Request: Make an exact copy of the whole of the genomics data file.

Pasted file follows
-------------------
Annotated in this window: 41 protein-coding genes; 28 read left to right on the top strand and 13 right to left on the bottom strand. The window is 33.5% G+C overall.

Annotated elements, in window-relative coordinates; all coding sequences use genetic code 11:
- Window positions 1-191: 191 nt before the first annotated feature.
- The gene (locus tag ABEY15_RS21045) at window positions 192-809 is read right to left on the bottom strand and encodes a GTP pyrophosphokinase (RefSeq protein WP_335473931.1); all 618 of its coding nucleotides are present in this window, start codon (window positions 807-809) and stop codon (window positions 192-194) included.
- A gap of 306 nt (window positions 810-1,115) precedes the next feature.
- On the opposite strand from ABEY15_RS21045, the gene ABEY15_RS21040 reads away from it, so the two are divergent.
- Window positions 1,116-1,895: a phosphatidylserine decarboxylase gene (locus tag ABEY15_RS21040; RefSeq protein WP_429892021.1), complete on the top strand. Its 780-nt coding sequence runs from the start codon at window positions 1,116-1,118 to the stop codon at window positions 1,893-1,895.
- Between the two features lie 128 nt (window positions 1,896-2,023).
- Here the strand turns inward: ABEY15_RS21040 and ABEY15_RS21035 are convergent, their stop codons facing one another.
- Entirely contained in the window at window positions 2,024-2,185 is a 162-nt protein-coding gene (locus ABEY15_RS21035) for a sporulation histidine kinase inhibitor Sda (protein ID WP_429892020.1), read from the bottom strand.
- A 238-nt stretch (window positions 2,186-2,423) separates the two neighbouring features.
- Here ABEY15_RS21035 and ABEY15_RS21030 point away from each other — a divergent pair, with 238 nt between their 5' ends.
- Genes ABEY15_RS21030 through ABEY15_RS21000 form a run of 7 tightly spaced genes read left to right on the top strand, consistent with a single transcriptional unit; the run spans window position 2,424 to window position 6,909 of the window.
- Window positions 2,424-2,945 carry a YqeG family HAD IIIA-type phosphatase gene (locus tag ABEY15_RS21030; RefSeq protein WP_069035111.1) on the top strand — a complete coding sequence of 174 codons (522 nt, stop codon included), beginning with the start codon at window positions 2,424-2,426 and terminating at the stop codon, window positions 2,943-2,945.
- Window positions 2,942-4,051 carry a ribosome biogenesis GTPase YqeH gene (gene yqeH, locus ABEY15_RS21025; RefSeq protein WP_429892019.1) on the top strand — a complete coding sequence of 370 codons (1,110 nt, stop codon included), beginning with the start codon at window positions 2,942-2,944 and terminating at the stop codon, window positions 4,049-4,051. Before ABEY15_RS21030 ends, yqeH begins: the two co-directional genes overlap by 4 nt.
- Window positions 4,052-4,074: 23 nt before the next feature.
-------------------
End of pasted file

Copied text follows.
Annotated in this window: 41 protein-coding genes; 28 read left to right on the top strand and 13 right to left on the bottom strand. The window is 33.5% G+C overall.

Annotated elements, in window-relative coordinates; all coding sequences use genetic code 11:
- Window positions 1-191: 191 nt before the first annotated feature.
- The gene (locus tag ABEY15_RS21045) at window positions 192-809 is read right to left on the bottom strand and encodes a GTP pyrophosphokinase (RefSeq protein WP_335473931.1); all 618 of its coding nucleotides are present in this window, start codon (window positions 807-809) and stop codon (window positions 192-194) included.
- A gap of 306 nt (window positions 810-1,115) precedes the next feature.
- On the opposite strand from ABEY15_RS21045, the gene ABEY15_RS21040 reads away from it, so the two are divergent.
- Window positions 1,116-1,895: a phosphatidylserine decarboxylase gene (locus tag ABEY15_RS21040; RefSeq protein WP_429892021.1), complete on the top strand. Its 780-nt coding sequence runs from the start codon at window positions 1,116-1,118 to the stop codon at window positions 1,893-1,895.
- Between the two features lie 128 nt (window positions 1,896-2,023).
- Here the strand turns inward: ABEY15_RS21040 and ABEY15_RS21035 are convergent, their stop codons facing one another.
- Entirely contained in the window at window positions 2,024-2,185 is a 162-nt protein-coding gene (locus ABEY15_RS21035) for a sporulation histidine kinase inhibitor Sda (protein ID WP_429892020.1), read from the bottom strand.
- A 238-nt stretch (window positions 2,186-2,423) separates the two neighbouring features.
- Here ABEY15_RS21035 and ABEY15_RS21030 point away from each other — a divergent pair, with 238 nt between their 5' ends.
- Genes ABEY15_RS21030 through ABEY15_RS21000 form a run of 7 tightly spaced genes read left to right on the top strand, consistent with a single transcriptional unit; the run spans window position 2,424 to window position 6,909 of the window.
- Window positions 2,424-2,945 carry a YqeG family HAD IIIA-type phosphatase gene (locus tag ABEY15_RS21030; RefSeq protein WP_069035111.1) on the top strand — a complete coding sequence of 174 codons (522 nt, stop codon included), beginning with the start codon at window positions 2,424-2,426 and terminating at the stop codon, window positions 2,943-2,945.
- Window positions 2,942-4,051 carry a ribosome biogenesis GTPase YqeH gene (gene yqeH, locus ABEY15_RS21025; RefSeq protein WP_429892019.1) on the top strand — a complete coding sequence of 370 codons (1,110 nt, stop codon included), beginning with the start codon at window positions 2,942-2,944 and terminating at the stop codon, window positions 4,049-4,051. Before ABEY15_RS21030 ends, yqeH begins: the two co-directional genes overlap by 4 nt.
- Window positions 4,052-4,074: 23 nt before the next feature.